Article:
Halve Ewe Herd - Jan 2014

To WWOOF or Not to WWOOF ?

We left the North Carolina Mountains after spending Christmas with my family.  Our goal was yet another new experience for us, we were headed to South Carolina to dive in to our first WWOOFing experience.  WWOOFing, or World Wide Opportunities on Organic Farms, is a very similar program to Workamping.  One of the coolest things about WWOOFing is it is an international program, so there are a bunch of countries that participate.  Every farm that participates in the program has different expectations from their WWOOFers, and they offer different benefits to program participants.  We happened to find a farm that was accepting of our large crew (we had another adult couple traveling with us that we met in Oregon, they worked the beet harvest and Amazon with us too) that included pets and kids.  We arrived at Halve Ewe Herd late one evening after a cold trip from the mountains (when we left Boone, it was in the single digits with very high winds).  This picture was taken during our overnight stay at the Boone Walmart before we left.

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The day we arrived at the farm, the weather was cool but much better than what we left.  We took some time getting settled in, then we went to work over the next few days learning about the operation of the farm.  Working with Joe turned out to be a great experience.  He was born in a tenant house on the property, and has basically worked on the farm his whole adult life (except for a few years).  He is a wealth of information, and an awesome person in general.  Here is Joe working in one of the gardens with Louis (one of the adopted travelers that came with us) and Lydia.  Also, some of the beautifully tasty Red Russian Kale in the garden.

Since this is the first time we had spent time on such a large piece of property, we had to explore the vast expanse and discover all of the cool spots to visit.  First on the agenda was a spring located at the back corner of the property, along the border with the Santee River Swamp.  The spring at the edge of the swamp had abundant amounts of crystal clear water bubbling up out of the pearly white sand on the bottom.  The water flows out and turns black around 100 feet away as it becomes part of the black-water swamp.  It became a favorite place to visit during our stay.  Vaughn and Thomas are showing everyone the hollow cypress tree at the spring, and pointing out wild edible plants along our journey.  Vaughn is the property owner (khaki pants), and Thomas (camo pants) a longtime friend of Vaughn’s is the current WWOOFing coordinator for the farm.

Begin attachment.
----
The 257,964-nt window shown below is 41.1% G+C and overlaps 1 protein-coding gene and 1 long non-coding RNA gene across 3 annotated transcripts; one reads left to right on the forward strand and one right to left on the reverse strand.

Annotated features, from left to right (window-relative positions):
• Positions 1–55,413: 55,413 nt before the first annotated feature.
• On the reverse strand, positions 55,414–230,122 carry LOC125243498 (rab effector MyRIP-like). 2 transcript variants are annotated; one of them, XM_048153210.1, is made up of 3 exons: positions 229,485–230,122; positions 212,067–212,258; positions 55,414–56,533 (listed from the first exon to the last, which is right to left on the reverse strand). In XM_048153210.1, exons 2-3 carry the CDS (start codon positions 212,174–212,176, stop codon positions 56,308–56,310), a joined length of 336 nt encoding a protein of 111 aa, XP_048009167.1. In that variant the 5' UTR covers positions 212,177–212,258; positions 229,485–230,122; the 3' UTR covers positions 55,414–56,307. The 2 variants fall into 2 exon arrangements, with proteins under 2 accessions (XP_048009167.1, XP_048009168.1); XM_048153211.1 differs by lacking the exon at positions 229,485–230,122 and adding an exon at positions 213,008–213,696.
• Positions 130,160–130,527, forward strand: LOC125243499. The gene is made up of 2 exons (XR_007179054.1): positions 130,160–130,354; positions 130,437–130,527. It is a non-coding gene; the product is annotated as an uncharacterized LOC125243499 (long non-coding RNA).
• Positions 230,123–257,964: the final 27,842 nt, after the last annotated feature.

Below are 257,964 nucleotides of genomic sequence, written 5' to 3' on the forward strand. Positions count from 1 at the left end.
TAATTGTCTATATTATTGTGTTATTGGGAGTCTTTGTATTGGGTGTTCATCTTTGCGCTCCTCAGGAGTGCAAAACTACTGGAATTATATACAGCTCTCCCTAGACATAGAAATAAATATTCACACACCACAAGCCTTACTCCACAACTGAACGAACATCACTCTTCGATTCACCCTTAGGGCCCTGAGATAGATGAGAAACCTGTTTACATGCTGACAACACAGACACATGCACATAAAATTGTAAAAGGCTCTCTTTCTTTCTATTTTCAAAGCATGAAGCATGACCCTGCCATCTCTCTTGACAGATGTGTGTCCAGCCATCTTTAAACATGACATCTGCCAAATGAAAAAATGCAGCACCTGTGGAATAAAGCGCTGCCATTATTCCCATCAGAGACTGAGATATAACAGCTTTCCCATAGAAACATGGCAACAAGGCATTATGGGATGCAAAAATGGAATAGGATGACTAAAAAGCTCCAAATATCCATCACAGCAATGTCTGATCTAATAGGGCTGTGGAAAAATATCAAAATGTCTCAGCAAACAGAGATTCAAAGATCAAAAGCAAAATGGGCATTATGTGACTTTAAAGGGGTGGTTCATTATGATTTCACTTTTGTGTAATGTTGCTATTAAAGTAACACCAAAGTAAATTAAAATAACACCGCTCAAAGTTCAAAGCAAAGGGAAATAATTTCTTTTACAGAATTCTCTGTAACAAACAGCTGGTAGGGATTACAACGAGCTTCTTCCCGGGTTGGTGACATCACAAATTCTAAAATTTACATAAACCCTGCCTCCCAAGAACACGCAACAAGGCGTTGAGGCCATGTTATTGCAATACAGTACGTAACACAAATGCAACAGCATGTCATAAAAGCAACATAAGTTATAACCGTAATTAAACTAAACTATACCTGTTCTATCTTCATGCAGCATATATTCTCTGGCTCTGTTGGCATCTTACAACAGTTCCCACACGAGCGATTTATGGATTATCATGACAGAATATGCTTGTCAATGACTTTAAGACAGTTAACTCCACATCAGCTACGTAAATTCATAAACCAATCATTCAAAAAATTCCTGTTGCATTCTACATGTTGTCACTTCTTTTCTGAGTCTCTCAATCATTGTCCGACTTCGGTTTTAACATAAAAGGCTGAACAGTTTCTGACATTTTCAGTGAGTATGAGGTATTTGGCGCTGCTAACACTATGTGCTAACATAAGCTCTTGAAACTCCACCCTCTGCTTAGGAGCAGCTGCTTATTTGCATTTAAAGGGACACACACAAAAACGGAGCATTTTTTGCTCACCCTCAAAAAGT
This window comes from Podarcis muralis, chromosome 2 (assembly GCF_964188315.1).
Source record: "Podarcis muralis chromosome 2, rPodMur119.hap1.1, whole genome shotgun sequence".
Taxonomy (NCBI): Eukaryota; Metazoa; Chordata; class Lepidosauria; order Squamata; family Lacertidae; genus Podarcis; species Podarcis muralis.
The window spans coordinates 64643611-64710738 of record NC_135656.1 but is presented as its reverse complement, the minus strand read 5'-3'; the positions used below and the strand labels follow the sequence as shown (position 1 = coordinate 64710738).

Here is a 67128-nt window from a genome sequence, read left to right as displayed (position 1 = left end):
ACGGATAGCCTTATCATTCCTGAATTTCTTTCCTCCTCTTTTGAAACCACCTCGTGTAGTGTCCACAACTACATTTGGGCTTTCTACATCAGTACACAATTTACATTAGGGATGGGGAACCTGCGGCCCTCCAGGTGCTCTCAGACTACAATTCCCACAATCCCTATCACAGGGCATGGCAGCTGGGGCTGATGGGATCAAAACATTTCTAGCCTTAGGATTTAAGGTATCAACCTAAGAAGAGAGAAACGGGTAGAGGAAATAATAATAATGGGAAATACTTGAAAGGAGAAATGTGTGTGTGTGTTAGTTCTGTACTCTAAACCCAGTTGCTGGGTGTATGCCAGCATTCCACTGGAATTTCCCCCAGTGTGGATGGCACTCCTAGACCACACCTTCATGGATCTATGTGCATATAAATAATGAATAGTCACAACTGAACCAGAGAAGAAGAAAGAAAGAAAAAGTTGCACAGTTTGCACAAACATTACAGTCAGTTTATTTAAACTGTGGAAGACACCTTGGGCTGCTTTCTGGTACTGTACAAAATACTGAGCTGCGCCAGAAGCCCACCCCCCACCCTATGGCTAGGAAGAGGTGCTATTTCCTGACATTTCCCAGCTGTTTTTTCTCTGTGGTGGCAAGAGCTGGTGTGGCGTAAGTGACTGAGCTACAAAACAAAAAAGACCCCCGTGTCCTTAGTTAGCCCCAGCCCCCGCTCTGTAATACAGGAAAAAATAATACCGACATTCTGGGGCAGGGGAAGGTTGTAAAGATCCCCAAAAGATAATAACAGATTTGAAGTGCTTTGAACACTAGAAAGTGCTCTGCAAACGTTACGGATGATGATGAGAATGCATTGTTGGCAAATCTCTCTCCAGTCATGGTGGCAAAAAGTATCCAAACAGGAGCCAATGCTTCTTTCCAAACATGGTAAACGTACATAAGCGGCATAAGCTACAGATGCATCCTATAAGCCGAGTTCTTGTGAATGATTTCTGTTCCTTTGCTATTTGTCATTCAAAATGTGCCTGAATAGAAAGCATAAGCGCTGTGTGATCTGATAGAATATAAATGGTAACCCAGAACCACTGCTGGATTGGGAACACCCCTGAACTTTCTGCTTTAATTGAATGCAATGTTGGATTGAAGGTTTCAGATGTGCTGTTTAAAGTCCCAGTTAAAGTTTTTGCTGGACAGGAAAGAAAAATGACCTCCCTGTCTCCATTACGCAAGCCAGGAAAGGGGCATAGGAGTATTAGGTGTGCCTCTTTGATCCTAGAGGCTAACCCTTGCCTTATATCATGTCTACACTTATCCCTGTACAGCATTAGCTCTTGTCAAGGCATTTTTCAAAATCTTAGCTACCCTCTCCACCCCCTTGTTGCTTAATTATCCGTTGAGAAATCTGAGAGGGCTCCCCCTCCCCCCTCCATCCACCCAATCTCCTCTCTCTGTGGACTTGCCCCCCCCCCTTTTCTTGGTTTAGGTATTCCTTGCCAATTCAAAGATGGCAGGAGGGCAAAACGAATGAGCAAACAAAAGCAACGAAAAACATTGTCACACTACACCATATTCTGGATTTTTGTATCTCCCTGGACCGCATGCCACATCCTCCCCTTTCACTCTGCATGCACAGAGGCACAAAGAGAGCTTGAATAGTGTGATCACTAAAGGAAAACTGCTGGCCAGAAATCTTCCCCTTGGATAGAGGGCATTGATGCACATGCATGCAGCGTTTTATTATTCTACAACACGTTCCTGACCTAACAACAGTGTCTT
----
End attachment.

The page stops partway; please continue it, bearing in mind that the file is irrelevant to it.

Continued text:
Shortly after we arrived, Vaughn and Thomas wanted to show us what fresh seafood was like in Charleston.  We zipped over to Bowens Island Restaurant for some local oysters, and they did not disappoint.  It is a great experience and highly recommended if you are in the Charleston area.  I do have to warn you, the oyster shells are sharp, but it is worth the pain.

Back at the farm, one of the first projects we were involved in was tearing down one of the old tenant houses (not the one that Joe was born in, but it is scheduled to be torn down too).  We used a tractor to pull the exterior walls down, but the final collapse was a little harder to come by than we expected.  Louis (one of our traveling caravan) and Shaun, Joe’s nephew, had a plan (Note:  I never said it was a good one) that finally worked.  I guarantee Louis had never ran that fast in his life, and hopefully won’t ever need to again…

We spent a lot of time in the farm house (one of the perks of WWOOFing here), it became a community space for entertainment and feasting (Did I mention that Thomas is also an awesome chef).  The meals we had around the huge table in the house will always be remembered, this is just a portion of some of the goodies we shared.  Some of the more musical in the bunch entertained us on a regular basis, laughter was a great way to pass the idle time.

The weather this past winter was very unpredictable all across the country, and the South Carolina Low Country was no exception.  January had some great mild days that we could harvest and plant goodies, and the first ice storm of the two we would endure that winter.  The picture of Chas and Lilah with the kale baskets was taken 2 days after the photo of the bus covered in ice.  Even though it got cold at times, it didn’t stay that way for more than a day or two which was nice.  The last picture is the beginning stage of a rabbit house I designed and built from wood we salvaged from the house we demolished.

I had a ton more pictures and videos from January at and around the farm, but these are the highlights.  I will be updating the blog with a month by month update during our time in South Carolina.  When we arrived at the farm, our plans were to stay until the end of January.  Then we were going to Louisiana to another farm for a while.  I was asked to stay and work on the farm as the Farm Manager for the season, so we decided to stick around a while.  We had lots of new experiences and made many new friends in the area.  Come back and check out the other posts soon….

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